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Chemistry-driven changes strongly influence climate forcing from vegetation emissions

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Archer-Nicholls, Scott 
Abraham, Luke 
Shin, Youngsub Matthew 


Emissions of biogenic volatile organic compounds (BVOCs) affect climate via formation of organic aerosols and their influence on cloud properties, and via atmospheric oxidation changes influencing the greenhouse gases ozone and methane. BVOCs also exhibit dependence on climate (leading to a feedback), and land use change (including afforestation/reforestation as a COjats:sub2</jats:sub> removal strategy). Despite recent scientific advances, there remains considerable uncertainty between model simulations in the net impact BVOCs have on climate. One contributor to this uncertainty is the description of BVOC chemistry, hitherto minimally assessed in a climate context. Using the Earth system model UKESM1 we quantify the influence of chemistry by comparing the climate response to a doubling of BVOC emissions in a pre-industrial atmosphere with standard and state-of-science chemistry mechanisms, with both using interactive oxidant fields. The net feedback from BVOCs is positive in UKESM1, regardless of the mechanism used. The negative feedback from enhanced aerosol scattering is outweighed by positive feedbacks from increases in ozone and methane, and changes to aerosol-cloud interactions (ACI). Contrary to prior studies, we show the ACI response is driven by reductions in cloud droplet number concentration (CDNC) via oxidant-driven suppression of gas phase SOjats:sub2</jats:sub> oxidation. However, with the state-of-science scheme the feedback is 43% smaller due to lower oxidant depletion yielding smaller methane increases and smaller CDNC decreases. This illustrates the significant influence of chemistry and oxidants on gas and aerosol responses to BVOC emission changes and the more complex pathways by which BVOCs influence climate than are currently recognised.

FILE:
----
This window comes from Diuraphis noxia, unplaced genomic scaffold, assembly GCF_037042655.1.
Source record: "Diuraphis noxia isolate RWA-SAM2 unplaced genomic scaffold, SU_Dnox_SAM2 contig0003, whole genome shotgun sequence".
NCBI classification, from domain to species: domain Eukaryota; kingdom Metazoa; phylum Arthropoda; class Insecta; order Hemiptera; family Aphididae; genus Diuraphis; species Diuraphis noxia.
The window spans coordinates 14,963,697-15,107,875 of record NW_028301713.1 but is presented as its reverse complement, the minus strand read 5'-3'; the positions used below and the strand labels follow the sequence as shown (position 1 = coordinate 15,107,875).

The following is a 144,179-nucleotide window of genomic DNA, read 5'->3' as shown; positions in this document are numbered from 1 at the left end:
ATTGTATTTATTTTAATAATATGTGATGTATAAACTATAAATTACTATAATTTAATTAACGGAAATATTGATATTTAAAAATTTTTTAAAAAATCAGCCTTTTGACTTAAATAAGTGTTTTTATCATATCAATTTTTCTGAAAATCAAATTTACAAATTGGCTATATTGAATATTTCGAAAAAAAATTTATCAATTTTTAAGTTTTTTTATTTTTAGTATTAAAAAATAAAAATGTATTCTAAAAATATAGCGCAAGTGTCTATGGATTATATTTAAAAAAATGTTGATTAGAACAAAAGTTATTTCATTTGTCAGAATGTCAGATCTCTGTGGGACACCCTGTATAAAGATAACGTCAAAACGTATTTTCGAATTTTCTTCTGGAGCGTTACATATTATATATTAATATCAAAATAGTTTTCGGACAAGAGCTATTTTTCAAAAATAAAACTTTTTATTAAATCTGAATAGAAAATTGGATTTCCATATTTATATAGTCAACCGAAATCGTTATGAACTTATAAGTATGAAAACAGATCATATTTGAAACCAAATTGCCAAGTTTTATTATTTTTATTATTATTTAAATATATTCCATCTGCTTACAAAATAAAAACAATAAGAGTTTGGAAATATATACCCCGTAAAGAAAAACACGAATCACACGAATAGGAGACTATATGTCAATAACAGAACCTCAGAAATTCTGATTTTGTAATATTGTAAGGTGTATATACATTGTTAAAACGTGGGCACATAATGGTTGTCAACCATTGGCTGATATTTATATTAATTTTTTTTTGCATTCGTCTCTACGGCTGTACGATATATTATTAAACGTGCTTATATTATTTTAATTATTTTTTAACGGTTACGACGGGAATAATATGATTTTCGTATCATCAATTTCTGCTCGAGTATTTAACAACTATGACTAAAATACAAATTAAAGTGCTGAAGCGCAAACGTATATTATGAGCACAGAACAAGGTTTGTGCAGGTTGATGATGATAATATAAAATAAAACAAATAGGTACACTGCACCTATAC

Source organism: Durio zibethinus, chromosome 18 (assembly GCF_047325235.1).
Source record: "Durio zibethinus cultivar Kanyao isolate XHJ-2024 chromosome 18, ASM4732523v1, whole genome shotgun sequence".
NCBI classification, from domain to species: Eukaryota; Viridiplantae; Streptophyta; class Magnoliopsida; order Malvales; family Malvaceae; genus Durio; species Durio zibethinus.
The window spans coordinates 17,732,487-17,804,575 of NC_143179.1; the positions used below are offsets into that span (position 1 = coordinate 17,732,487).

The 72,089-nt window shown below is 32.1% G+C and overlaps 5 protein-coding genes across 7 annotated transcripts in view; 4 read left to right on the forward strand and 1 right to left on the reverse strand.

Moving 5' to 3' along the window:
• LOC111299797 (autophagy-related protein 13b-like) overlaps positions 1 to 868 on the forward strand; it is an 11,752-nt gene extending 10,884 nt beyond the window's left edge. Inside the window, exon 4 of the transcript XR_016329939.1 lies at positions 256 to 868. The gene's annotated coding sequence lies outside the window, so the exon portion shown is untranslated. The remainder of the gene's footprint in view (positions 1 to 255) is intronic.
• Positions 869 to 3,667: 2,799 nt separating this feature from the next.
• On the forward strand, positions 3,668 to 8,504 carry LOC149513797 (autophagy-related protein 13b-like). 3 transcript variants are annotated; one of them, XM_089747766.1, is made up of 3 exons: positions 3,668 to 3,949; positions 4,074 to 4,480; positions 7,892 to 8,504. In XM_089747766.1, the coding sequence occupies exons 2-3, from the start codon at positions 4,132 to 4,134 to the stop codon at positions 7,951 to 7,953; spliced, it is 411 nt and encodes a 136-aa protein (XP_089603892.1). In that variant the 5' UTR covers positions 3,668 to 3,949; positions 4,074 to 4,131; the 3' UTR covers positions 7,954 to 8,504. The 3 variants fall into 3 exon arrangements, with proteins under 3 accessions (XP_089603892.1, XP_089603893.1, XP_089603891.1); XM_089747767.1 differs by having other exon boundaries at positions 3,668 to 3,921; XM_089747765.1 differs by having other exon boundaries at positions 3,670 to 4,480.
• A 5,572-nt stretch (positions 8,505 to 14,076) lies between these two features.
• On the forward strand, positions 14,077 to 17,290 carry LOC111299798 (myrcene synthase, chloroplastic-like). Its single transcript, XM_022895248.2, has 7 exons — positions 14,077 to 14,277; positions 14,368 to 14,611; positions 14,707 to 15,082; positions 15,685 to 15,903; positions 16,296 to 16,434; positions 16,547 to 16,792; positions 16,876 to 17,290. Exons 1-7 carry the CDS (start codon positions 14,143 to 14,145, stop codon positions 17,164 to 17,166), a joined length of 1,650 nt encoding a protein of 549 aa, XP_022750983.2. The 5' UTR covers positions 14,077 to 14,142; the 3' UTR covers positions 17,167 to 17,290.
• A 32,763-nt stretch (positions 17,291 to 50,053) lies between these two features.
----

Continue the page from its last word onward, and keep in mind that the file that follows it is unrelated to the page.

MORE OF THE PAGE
13 Climate Action

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Nature Communications

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Nature Research
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